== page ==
Susie and I turned around a bit after 2 pm. We would later learn that Terri, Will and Barbara were able to climb out of the canyon using a route that starts near 12S, 408456 E, 4136815 N. They were looking to find a panel of sheep drawings that is supposed to be found somewhere up in that direction, but they were not able to find it. Meanwhile, back at the ranch, Susie and I got back to camp in about 50 minutes, walking about as fast as we wanted to walk. We dropped our cameras, picked up our bath stuff, and headed back to the river to clean up (again, Deer Creek is blocked by this damn barbed wire enclosure. We got out to the river, and the wind was roaring big time. Reminded us of our South San Juans trip a few years ago. We put our bath stuff in a safe place and headed down the river to see if we could find where the CCC trail starts. I had spent some time staring at satellite and aerial photos, and felt like I had a pretty good fix on it. It turns out that even a blind hog can find an acorn, occasionally, that is. The waypoint I had set (12S, 409666 E, 4135593 N) was about 110 feet from where the route actually takes off. If you don't have a GPS, there is a large chunk of sandstone at the edge of the river bed. If you look above that rock, you can see a faint trail-like way climbing up steeply. Susie and I built a little rock cairn at that point, but not sure it will last very long.

We then headed back to clean up in the gale. Susie actually found a large boulder that offered shelter from the wind - sort of. But anything was a help. It was definitely cooler this day, with a high reaching the high 60's. The cool down plus the gusty winds suggested to me that a front was moving through, as predicted for this time period. We had hoped that the weather for our traverse day would be cool, and it was looking like that might be the case. Back in camp, we could tell that Ron was feeling foxy, and was ready to take on tomorrow. He had hiked well all afternoon. We decided we would keep the water we collected at the spring for our long hike tomorrow, so we pumped some more for dinner. We all tried to get in a sheltered spot to get out of the wind gusts, but it was tough to be wind free. Dinner for us tonight was orzo, with chicken and freeze dried peas. I could tell Ron was feeling better, because he made tortilla-based pizzas again. We spent the evening after dinner getting our gear ship shape and ready to move quickly in the morning. The plan was for everyone to get up by 6 am, and get outta camp by 8. We suspected it would be a long day. We had NO idea......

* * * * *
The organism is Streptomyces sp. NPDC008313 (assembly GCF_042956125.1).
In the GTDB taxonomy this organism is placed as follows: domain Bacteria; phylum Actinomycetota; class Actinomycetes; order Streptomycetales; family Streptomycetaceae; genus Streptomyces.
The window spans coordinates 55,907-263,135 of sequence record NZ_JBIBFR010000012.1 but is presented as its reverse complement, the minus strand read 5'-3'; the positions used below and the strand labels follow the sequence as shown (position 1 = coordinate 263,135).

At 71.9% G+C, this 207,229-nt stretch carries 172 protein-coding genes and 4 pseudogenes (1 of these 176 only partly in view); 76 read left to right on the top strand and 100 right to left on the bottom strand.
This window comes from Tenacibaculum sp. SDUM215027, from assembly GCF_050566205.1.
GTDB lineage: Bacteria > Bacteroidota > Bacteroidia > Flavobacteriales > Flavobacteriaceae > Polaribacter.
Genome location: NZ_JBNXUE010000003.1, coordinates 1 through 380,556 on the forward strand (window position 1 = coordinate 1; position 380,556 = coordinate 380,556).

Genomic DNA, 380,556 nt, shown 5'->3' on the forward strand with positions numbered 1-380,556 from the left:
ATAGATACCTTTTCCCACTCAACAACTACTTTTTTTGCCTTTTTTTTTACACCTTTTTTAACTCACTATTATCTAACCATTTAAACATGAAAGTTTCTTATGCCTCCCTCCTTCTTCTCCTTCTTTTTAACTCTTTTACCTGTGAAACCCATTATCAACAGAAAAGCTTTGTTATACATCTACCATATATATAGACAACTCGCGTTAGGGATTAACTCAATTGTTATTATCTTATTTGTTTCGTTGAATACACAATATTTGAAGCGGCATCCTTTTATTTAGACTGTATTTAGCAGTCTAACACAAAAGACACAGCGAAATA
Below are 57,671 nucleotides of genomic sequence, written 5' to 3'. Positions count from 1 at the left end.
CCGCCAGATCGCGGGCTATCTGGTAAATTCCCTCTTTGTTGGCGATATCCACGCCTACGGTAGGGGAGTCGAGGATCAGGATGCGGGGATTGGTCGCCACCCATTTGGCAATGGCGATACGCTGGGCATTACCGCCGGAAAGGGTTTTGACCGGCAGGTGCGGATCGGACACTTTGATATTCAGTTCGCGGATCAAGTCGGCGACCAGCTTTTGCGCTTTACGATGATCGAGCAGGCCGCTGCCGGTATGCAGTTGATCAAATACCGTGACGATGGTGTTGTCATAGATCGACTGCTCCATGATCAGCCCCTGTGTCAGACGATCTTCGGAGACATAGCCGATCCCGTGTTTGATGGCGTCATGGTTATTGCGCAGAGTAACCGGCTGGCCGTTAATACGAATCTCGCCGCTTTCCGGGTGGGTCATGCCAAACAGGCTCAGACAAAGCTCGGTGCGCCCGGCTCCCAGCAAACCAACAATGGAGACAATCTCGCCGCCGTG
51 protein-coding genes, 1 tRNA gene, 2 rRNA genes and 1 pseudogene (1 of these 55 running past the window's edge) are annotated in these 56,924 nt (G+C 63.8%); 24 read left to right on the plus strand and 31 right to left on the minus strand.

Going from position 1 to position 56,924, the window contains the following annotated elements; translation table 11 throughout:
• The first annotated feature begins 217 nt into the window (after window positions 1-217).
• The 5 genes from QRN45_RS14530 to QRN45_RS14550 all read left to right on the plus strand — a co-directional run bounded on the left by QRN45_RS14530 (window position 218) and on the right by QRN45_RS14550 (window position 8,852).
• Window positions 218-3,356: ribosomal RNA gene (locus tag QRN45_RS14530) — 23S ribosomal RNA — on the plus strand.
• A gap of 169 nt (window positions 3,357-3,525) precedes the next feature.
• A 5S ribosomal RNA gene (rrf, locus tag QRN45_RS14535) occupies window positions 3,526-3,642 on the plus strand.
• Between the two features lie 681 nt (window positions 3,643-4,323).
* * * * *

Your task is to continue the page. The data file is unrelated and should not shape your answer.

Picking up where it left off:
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To view supplemental photos of this trip, go to our TwoHikers SmugMug gallery.

To view additional and different photos of the trip, go to Will's SmugMug photo gallery.

Roger A. Jenkins, Suzanne A. McDonald, 2008, 2016